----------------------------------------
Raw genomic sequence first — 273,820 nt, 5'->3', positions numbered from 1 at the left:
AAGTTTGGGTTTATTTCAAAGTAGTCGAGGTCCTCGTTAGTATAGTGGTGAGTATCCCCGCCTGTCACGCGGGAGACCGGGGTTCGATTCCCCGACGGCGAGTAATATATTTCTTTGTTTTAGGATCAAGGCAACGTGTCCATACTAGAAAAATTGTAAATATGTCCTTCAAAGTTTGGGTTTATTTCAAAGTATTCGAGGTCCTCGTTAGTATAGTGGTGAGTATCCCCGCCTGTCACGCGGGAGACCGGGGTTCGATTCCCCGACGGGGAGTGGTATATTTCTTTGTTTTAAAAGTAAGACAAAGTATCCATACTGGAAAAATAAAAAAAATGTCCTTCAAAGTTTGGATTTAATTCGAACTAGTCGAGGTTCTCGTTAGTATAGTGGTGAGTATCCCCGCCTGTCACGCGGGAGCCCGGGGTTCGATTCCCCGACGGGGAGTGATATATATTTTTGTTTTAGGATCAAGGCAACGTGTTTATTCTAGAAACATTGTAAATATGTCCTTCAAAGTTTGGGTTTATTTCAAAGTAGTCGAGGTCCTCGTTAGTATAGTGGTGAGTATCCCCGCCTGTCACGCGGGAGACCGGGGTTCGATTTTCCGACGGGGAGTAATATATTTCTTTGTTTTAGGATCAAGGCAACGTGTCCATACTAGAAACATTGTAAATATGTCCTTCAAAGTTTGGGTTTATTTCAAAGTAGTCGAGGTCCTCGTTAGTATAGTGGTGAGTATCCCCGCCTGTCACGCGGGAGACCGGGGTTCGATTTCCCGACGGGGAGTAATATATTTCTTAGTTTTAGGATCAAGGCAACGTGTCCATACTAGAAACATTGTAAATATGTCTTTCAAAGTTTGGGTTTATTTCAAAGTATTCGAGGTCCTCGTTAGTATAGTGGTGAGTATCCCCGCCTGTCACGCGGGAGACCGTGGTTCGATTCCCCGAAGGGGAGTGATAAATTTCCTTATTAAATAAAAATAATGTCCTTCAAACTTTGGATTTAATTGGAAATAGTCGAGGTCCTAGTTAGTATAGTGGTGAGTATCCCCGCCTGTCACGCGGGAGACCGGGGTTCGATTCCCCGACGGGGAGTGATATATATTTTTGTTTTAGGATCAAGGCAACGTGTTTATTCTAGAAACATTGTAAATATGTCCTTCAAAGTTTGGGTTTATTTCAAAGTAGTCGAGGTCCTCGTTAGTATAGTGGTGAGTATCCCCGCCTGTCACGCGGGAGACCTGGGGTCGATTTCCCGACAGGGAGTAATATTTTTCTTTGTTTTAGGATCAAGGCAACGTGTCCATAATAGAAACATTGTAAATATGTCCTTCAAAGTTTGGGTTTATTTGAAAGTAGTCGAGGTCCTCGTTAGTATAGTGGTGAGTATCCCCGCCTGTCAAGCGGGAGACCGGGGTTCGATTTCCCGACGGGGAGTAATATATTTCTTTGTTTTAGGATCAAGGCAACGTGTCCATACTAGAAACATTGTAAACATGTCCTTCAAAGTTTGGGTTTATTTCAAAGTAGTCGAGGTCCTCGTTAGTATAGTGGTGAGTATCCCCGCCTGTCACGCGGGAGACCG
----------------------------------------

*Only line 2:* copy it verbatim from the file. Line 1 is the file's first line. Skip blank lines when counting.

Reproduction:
AAGTTTGGGTTTATTTCAAAGTAGTCGAGGTCCTCGTTAGTATAGTGGTGAGTATCCCCGCCTGTCACGCGGGAGACCGGGGTTCGATTCCCCGACGGCGAGTAATATATTTCTTTGTTTTAGGATCAAGGCAACGTGTCCATACTAGAAAAATTGTAAATATGTCCTTCAAAGTTTGGGTTTATTTCAAAGTATTCGAGGTCCTCGTTAGTATAGTGGTGAGTATCCCCGCCTGTCACGCGGGAGACCGGGGTTCGATTCCCCGACGGGGAGTGGTATATTTCTTTGTTTTAAAAGTAAGACAAAGTATCCATACTGGAAAAATAAAAAAAATGTCCTTCAAAGTTTGGATTTAATTCGAACTAGTCGAGGTTCTCGTTAGTATAGTGGTGAGTATCCCCGCCTGTCACGCGGGAGCCCGGGGTTCGATTCCCCGACGGGGAGTGATATATATTTTTGTTTTAGGATCAAGGCAACGTGTTTATTCTAGAAACATTGTAAATATGTCCTTCAAAGTTTGGGTTTATTTCAAAGTAGTCGAGGTCCTCGTTAGTATAGTGGTGAGTATCCCCGCCTGTCACGCGGGAGACCGGGGTTCGATTTTCCGACGGGGAGTAATATATTTCTTTGTTTTAGGATCAAGGCAACGTGTCCATACTAGAAACATTGTAAATATGTCCTTCAAAGTTTGGGTTTATTTCAAAGTAGTCGAGGTCCTCGTTAGTATAGTGGTGAGTATCCCCGCCTGTCACGCGGGAGACCGGGGTTCGATTTCCCGACGGGGAGTAATATATTTCTTAGTTTTAGGATCAAGGCAACGTGTCCATACTAGAAACATTGTAAATATGTCTTTCAAAGTTTGGGTTTATTTCAAAGTATTCGAGGTCCTCGTTAGTATAGTGGTGAGTATCCCCGCCTGTCACGCGGGAGACCGTGGTTCGATTCCCCGAAGGGGAGTGATAAATTTCCTTATTAAATAAAAATAATGTCCTTCAAACTTTGGATTTAATTGGAAATAGTCGAGGTCCTAGTTAGTATAGTGGTGAGTATCCCCGCCTGTCACGCGGGAGACCGGGGTTCGATTCCCCGACGGGGAGTGATATATATTTTTGTTTTAGGATCAAGGCAACGTGTTTATTCTAGAAACATTGTAAATATGTCCTTCAAAGTTTGGGTTTATTTCAAAGTAGTCGAGGTCCTCGTTAGTATAGTGGTGAGTATCCCCGCCTGTCACGCGGGAGACCTGGGGTCGATTTCCCGACAGGGAGTAATATTTTTCTTTGTTTTAGGATCAAGGCAACGTGTCCATAATAGAAACATTGTAAATATGTCCTTCAAAGTTTGGGTTTATTTGAAAGTAGTCGAGGTCCTCGTTAGTATAGTGGTGAGTATCCCCGCCTGTCAAGCGGGAGACCGGGGTTCGATTTCCCGACGGGGAGTAATATATTTCTTTGTTTTAGGATCAAGGCAACGTGTCCATACTAGAAACATTGTAAACATGTCCTTCAAAGTTTGGGTTTATTTCAAAGTAGTCGAGGTCCTCGTTAGTATAGTGGTGAGTATCCCCGCCTGTCACGCGGGAGACCG